Category — Online Business
The University of Nevada’s dedication to providing high quality online Master of Business Administration programs has earned the educational institution “Best Buy” designations from Bloomberg BusinessWeek and consumer group GetEducated.com. The Executive MBA (EMBA) program offered through the University’s College of Business has been ranked as the fourth best online program by Bloomberg BusinessWeek and the 42nd “Best Buy” in GetEducated.com’s “Best Affordable Accredited Online MBA Programs” list. The University’s Dean of the College of Education Chris Cheney responded to the designation on behalf of the school with “The College is pleased to receive this recognition for our online programs. We have developed these programs, as well as other online courses and consequences, so that educators can engage in deep study in the latest research and promising practices, while working in a manner that makes sense for busy professionals.”
The EMBA program at the University of Nevada features all of the components necessary to deliver a rich, real-world worthy academic experience to students on a full or part time basis. With one of the highest levels of accreditation offered by the Association to Advance Collegiate Schools of Business, the program is lead by a team of experienced, dedicated faculty and includes some of the most innovative information and technology available online. Renown Health in Reno’s CFO Mark Behl praised the program with a statement in support offering: “The EMBA program has exceeded all of my expectations by combining a comprehensive program, expert faculty, and sophisticated technology that deliver the best of both worlds: web based learning and the tradition of the University of Nevada, Reno.”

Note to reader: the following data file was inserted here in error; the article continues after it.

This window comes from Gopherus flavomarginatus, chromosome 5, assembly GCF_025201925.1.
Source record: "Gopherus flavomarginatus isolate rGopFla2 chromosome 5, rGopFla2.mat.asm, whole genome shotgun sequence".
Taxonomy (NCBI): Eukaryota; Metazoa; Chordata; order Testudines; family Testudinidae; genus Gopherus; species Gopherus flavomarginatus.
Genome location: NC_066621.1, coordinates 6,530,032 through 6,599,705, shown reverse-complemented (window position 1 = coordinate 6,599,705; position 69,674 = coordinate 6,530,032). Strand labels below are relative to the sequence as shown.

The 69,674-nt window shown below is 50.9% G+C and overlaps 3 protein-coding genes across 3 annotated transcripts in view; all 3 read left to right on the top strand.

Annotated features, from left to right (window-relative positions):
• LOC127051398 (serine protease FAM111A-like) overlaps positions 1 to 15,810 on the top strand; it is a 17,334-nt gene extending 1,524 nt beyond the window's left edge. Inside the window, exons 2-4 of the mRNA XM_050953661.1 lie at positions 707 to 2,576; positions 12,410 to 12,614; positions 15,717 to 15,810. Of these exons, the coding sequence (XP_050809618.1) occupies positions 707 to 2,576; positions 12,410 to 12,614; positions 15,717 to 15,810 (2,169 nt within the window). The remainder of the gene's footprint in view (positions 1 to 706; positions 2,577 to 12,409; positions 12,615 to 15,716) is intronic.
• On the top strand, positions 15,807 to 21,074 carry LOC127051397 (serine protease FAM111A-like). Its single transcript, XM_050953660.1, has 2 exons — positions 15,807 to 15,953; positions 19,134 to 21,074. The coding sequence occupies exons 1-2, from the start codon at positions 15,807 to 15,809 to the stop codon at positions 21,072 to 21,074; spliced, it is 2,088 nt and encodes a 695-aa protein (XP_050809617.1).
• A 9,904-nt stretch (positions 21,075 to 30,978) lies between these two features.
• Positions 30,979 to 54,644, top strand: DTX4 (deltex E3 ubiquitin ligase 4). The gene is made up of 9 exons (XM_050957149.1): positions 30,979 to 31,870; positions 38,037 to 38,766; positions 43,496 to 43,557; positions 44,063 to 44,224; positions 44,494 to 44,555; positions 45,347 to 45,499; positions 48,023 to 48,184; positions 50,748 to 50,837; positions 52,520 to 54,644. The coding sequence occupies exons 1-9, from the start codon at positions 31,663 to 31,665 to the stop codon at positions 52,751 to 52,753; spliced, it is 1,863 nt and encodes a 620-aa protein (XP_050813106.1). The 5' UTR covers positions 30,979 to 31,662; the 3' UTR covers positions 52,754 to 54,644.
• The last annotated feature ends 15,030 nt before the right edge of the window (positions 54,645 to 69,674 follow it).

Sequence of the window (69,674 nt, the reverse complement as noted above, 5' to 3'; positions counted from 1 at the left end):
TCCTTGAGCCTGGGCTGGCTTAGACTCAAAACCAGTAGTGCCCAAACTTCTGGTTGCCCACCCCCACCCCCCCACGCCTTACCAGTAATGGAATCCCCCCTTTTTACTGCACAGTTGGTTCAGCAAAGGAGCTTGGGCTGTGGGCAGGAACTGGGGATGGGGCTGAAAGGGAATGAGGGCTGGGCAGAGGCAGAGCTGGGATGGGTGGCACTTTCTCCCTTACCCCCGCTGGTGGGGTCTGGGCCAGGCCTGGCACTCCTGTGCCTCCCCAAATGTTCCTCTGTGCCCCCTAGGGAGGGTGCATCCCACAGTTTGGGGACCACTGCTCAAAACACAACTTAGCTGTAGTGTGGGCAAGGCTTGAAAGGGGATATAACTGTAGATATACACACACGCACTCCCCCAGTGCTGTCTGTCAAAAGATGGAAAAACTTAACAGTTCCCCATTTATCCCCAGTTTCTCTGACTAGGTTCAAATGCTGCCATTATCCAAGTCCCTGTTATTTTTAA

As one of the leaders in providing online graduate programs through Extended Studies, the University of Nevada is often a great match for many students as they expand their educational and career horizons. Its high retention rate is proof that students can meet the demands of managing professional responsibilities and other obligations in addition to online studies while providing an affordable, valuable educational foundation for future success.
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October 26, 2012 Comments Off
In the article The Merits of Online For-Profit Colleges and Universities, three main points are made in favor of “for-profit” online schools.
1. For-profit schools do a better job securing financial aid for students than community colleges or public four-year universities.
2. For-profit schools continue to be pioneers in online education and innovation.
3. For-profit schools disrupt the status quo.
So while for-profit schools continue to get a bad rap, here are some areas where they may be beneficial to society. We’re especially interested in point number 2 because what it suggests is that while traditional schools were slow to adopt the new reality of online learning, the economically motivated for-profit schools were driven to set themselves apart by building better software applications and technology to facilitate online learning.
School is more than a business. But this is proof that sometimes business (competition) results in a net-positive for society.
May 2, 2011 Comments Off